Blu-ray Review: Time Freak (2018)

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Writer-director Andrew Bowler has been making movies about righting past wrongs since his very first IMDb credited short back in 1995.

Switching gears to zero in on interpersonal versus criminal wrongdoing both in and beyond his 2002 feature filmmaking debut — similar to the way that his protagonist in both the Academy Award nominated 2011 short film Time Freak and its titular 2018 full-length adaptation discover an inventive way to make things right — Bowler managed to do the same for his favorite theme with Time.

Believing that nothing focuses your mind like a broken heart, after his beautiful girlfriend Debbie (Sophie Turner) breaks up with him, Stillman (Asa Butterfield) gets to work. Using a formula he came up with on the day they first met to create what anyone who's ever been dumped desires most, the physics wunderkind invents a time machine to give him a second chance to fix his mistakes.

Having laid out a timeline of their entire relationship complete with smiley faces and red dots to differentiate the good times from the bad, Stillman sets out to repair every one of his blunders with a little help from his goofy yet surprisingly wise best friend Evan, played by Skyler Gisondo (who frequently steals the film away from the leads).

A clever idea brought affably to life, Time Freak benefits from a game group of actors and sharp editing, which boosts the film's comedic energy and pacing, particularly in a playful scene that finds Evan stuck in an elevator from hell while Stillman relives one of his favorite moments from his relationship again and again.

Yet while it's surprisingly effective as a whole, Bowler's script begins to lose its momentum midway into the second half, due as much to repetition as to the fact that the characters themselves are nowhere near as interesting as the overall premise. Likewise, with Stillman — the film's most one-dimensional character — running the show from start to finish, it becomes noticeably apparent that the others have very little agency.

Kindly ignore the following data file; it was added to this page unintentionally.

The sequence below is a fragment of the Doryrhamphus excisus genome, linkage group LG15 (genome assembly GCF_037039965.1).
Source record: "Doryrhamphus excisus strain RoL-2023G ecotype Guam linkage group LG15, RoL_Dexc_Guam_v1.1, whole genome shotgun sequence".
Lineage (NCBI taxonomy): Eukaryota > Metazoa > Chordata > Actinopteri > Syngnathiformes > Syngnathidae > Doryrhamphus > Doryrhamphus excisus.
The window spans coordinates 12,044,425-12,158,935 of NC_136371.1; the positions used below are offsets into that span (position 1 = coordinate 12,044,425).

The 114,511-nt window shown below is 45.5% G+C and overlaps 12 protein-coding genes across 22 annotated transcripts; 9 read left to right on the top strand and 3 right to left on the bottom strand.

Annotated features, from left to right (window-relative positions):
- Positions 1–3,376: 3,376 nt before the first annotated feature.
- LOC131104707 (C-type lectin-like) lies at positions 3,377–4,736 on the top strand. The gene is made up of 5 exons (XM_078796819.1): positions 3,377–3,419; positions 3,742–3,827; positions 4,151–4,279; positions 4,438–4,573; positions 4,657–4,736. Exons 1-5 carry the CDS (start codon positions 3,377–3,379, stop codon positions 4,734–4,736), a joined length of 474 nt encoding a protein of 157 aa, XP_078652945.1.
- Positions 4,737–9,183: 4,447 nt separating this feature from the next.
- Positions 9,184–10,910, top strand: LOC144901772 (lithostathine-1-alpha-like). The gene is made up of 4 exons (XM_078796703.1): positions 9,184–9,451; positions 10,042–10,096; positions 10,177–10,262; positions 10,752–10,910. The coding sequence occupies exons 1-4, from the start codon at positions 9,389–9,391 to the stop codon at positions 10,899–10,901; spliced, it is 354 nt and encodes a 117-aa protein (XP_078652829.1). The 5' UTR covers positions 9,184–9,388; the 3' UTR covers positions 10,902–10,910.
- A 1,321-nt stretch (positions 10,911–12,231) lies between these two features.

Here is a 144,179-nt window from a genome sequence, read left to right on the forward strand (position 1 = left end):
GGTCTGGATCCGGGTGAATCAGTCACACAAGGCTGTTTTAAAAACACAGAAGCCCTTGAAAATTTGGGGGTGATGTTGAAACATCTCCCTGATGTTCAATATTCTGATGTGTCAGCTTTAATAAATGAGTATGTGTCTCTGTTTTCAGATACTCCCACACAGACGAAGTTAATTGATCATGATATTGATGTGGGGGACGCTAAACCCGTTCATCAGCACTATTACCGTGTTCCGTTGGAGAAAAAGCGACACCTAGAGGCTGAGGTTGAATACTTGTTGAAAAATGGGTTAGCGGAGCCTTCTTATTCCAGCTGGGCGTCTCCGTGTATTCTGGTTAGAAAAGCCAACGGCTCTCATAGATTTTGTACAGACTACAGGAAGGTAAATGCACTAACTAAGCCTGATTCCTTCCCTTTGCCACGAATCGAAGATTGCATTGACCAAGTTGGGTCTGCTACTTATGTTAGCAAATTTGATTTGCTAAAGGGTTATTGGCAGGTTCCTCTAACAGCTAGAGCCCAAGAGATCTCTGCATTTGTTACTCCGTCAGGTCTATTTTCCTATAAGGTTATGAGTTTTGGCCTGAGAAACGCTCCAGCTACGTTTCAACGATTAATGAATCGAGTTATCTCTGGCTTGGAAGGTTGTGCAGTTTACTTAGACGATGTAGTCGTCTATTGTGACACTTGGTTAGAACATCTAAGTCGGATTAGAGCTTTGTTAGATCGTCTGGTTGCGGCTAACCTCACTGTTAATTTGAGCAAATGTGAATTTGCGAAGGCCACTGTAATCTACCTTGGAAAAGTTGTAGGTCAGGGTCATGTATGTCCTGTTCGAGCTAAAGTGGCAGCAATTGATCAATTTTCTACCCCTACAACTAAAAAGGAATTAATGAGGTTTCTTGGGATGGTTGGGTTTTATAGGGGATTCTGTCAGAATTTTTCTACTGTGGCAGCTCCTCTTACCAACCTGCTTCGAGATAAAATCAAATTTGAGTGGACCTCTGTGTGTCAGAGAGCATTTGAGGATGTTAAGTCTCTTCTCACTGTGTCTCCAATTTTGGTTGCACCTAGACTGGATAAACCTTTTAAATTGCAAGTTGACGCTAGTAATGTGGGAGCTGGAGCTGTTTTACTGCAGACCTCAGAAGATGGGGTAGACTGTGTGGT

Saying a lot for the chemistry and skill of its cast that the film's character problems were easy to overlook for so long, fortunately Time's Stillman-centric narrative hinders Evan only slightly because he has the ability to engage with the lead on a more knowing level as he watches his friend become self-centered and obsessive.

However this leaves the already underwritten, slightly daffy Debbie (and regrettably the talented Sophie Turner) with nothing to do but react to the latest whim and/or variation of whatever it is that Stillman's trying to fix as little more than an idealized Romcom Manic Pixie Dream Girl.

Still a valuable reminder to everyone — especially fellow overly analytical, apologetic Type A overachievers — that regret and respectful disagreement are healthy and necessary parts of life, despite some clunks in Time Freak's final act, Bowler's energetic film earns far more happy faces than red dots.

Arriving on Lionsgate Blu-ray with an insightful commentary track and making-of featurette, the highlight of the newly released title is the inclusion of the original imaginative Oscar nominated short, which not only started it all but also gave Bowler the time (machine?) and second chance he was looking for to make the big screen version of the film right.

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